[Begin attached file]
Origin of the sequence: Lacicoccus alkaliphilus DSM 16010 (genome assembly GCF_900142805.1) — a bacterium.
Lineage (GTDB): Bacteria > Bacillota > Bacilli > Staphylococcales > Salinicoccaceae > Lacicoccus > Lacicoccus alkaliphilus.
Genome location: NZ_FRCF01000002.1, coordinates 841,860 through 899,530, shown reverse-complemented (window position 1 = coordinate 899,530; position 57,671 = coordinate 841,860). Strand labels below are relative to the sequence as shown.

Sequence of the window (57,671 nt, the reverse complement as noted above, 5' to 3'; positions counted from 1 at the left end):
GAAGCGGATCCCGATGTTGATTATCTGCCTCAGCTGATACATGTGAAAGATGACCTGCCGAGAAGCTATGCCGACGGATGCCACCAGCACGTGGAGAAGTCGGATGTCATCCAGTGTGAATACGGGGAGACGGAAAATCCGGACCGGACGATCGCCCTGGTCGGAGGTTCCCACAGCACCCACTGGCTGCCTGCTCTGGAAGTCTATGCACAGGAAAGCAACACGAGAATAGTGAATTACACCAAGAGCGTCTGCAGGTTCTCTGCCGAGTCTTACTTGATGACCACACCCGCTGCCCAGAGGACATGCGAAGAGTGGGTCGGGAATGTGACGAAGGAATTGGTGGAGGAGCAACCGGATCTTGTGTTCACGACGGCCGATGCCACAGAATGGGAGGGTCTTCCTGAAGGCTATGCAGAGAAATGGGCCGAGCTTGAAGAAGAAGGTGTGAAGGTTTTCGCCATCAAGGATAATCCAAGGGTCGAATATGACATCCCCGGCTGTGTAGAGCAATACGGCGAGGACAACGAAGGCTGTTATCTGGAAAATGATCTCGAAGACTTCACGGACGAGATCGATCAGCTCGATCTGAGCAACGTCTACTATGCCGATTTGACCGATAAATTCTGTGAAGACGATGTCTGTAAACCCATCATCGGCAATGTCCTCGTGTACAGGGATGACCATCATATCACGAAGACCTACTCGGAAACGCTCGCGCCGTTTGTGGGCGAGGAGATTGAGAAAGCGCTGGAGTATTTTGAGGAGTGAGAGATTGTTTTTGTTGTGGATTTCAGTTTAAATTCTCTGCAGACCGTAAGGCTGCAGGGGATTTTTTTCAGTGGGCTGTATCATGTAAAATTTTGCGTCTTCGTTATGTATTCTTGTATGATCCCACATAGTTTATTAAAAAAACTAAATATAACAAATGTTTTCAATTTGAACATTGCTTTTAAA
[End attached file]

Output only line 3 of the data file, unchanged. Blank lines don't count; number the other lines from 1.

Genome location: NZ_FRCF01000002.1, coordinates 841,860 through 899,530, shown reverse-complemented (window position 1 = coordinate 899,530; position 57,671 = coordinate 841,860). Strand labels below are relative to the sequence as shown.